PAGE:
The Cheerful Oncologist

The season in which cancer is diagnosed appears to affect survival, as does sunlight exposure to some extent, according to a study published in the October issue of the International Journal of Cancer.

Talk about not having any control over your health – not only do some of us get cancer, but now there is evidence that the season in which we are diagnosed may influence our chance for survival. Not to be frivolous, but is this akin to getting a crappy lower double berth on the Titanic?

Patients who were diagnosed with cancer in summer and autumn had better survival compared to those diagnosed in winter. This was especially true in female breast cancer patients and both male and female lung cancer patients

.

This observation raises comparisons to seasonal affective disorder, which is thought to be caused by a lack of sunlight in the winter months, and can be treated. I’m not so sure that there is a special treatment for patients who get cancer in the winter months, but as always it helps to start with a hypothesis. The study authors have their own as to why sun exposure provides a survival benefit:

“Sunlight is essential for the production of vitamin D in the body,” Dr. Hyun-Sook Lim, of King’s College London, UK, and colleagues write. “Evidence exists to suggest that vitamin D metabolites may have a role in tumor growth suppression.”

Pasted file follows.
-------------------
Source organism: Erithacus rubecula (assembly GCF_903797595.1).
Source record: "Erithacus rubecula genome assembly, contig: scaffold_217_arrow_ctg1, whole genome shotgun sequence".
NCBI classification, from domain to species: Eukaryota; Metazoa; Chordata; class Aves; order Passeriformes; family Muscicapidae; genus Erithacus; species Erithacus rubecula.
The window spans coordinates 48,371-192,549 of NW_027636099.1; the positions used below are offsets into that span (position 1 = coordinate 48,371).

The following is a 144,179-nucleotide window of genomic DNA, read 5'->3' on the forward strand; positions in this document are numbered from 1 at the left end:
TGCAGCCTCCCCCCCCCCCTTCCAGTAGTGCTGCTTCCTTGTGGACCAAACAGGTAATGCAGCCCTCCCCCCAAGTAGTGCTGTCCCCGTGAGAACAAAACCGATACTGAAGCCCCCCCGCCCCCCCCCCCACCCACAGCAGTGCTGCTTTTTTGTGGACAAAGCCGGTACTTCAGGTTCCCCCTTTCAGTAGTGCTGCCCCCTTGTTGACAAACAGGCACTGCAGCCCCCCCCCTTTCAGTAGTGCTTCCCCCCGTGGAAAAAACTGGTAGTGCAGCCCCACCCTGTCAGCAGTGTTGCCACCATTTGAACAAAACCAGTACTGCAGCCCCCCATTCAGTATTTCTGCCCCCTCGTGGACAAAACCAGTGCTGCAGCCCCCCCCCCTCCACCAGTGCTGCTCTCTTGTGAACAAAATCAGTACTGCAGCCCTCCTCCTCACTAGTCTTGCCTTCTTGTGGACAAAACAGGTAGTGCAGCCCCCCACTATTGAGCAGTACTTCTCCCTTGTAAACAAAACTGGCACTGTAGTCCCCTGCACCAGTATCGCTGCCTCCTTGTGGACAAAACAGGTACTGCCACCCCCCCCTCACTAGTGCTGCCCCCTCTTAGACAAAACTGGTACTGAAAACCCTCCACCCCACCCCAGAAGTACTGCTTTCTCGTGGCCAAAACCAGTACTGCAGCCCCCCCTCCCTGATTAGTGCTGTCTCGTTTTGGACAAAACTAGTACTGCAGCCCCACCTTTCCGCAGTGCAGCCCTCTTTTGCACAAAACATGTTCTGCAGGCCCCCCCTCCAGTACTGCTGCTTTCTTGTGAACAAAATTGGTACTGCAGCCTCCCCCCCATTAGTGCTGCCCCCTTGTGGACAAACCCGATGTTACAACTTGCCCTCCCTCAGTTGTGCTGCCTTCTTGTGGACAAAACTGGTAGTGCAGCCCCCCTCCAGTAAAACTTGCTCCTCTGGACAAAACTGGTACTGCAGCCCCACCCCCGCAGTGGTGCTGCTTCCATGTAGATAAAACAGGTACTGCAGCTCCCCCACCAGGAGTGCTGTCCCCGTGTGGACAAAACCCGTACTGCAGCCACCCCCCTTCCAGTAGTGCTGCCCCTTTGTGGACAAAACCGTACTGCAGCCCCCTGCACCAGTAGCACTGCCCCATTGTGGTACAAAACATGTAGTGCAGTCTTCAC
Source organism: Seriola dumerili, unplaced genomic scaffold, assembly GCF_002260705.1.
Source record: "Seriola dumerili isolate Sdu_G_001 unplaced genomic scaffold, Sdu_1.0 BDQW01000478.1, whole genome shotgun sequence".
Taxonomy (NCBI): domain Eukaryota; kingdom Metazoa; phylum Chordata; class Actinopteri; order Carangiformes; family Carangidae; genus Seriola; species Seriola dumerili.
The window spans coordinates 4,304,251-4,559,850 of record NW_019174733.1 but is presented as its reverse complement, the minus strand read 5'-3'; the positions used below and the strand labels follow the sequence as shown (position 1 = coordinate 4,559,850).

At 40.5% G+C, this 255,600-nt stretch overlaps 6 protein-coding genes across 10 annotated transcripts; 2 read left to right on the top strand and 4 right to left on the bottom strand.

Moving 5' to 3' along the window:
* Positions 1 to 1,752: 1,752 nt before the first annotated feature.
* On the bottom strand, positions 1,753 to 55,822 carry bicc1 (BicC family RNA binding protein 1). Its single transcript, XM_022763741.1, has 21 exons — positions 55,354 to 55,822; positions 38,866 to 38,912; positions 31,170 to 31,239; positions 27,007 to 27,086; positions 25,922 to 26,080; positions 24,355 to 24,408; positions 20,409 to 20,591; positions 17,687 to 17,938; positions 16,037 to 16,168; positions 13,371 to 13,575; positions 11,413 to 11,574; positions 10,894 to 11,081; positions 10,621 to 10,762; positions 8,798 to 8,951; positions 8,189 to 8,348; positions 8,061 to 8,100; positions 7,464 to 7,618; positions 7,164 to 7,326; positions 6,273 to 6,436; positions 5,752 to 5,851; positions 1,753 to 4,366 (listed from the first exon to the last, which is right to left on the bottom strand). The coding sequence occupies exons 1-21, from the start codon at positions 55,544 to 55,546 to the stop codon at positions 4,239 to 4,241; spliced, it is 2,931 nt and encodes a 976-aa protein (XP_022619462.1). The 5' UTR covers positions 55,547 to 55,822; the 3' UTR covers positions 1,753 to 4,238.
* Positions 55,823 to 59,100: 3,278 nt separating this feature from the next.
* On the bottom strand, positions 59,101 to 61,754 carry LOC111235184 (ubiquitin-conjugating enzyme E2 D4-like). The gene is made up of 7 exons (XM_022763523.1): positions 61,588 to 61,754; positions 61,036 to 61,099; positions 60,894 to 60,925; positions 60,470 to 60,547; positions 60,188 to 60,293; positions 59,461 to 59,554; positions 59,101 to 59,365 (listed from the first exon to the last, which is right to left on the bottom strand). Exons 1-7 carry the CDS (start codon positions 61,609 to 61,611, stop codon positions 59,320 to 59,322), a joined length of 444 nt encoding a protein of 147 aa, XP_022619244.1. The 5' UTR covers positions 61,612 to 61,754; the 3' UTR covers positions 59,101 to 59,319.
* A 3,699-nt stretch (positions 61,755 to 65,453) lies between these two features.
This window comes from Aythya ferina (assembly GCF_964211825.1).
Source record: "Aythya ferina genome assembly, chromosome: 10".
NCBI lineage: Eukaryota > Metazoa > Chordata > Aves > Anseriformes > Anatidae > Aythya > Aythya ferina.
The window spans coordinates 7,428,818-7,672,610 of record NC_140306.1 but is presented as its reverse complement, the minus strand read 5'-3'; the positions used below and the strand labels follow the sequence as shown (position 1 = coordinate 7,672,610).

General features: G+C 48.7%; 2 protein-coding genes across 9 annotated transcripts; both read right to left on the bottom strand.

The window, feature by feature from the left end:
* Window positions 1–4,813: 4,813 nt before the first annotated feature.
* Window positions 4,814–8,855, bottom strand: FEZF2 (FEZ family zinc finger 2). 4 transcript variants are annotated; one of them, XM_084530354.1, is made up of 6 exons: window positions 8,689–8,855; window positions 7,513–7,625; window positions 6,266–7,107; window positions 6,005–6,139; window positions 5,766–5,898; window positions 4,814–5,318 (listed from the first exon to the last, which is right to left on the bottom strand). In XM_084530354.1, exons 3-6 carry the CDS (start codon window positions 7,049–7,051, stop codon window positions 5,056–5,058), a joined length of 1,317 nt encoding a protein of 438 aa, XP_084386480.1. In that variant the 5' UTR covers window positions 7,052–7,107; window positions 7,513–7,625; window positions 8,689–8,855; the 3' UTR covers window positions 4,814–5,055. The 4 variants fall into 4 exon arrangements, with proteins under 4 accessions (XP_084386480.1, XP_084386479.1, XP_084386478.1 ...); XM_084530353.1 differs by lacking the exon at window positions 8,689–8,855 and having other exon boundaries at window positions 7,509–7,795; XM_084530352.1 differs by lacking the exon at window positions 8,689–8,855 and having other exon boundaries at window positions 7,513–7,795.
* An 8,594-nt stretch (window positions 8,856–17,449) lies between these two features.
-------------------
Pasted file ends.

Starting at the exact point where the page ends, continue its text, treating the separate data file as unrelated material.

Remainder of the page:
Now wait just a minute! First they tell us to stay out of the sun in order to reduce the risk of getting melanoma and skin cancer, now it seems that sun exposure protects patients with newly diagnosed tumors, albeit solid ones. Is this a paradox or what?

Hey, why am I on the hot seat? I’m just a private in this epic battle. I guess if I had to come forth with an experiment though I would see if taking supplemental vitamin D improved the survival rate of these cancers, and where better to start than a country where the sun don’t shine during the winter months?

Vitamin D3 from sunlight may improve the prognosis of breast-, colon- and prostate cancer (Norway)

In this study Norway was divided into eight different regions with similar solar ultaviolet radiation and climate, then 115,096 Norwegians with breast, colon or prostate cancer were matched with their region of residence, the season in which they were diagnosed, and their survival. The conclusion:

No geographic variation in case fatality was observed for the three cancer types studied. A significant variation in prognosis by season of diagnosis was observed. Diagnoses during summer and fall, the seasons with the highest level of vitamin D(3), revealed the lowest risk of cancer death.

Wait a minute! This study didn’t take into account whether or not patients were on oral vitamin D or not. Is taking vitamin D an adequate substitute for sun exposure? The answer is far from certain, but one study suggests that both sunlight and oral vitamin D supplementation can both help patients improve their chances for survival after surgery for early lung cancer: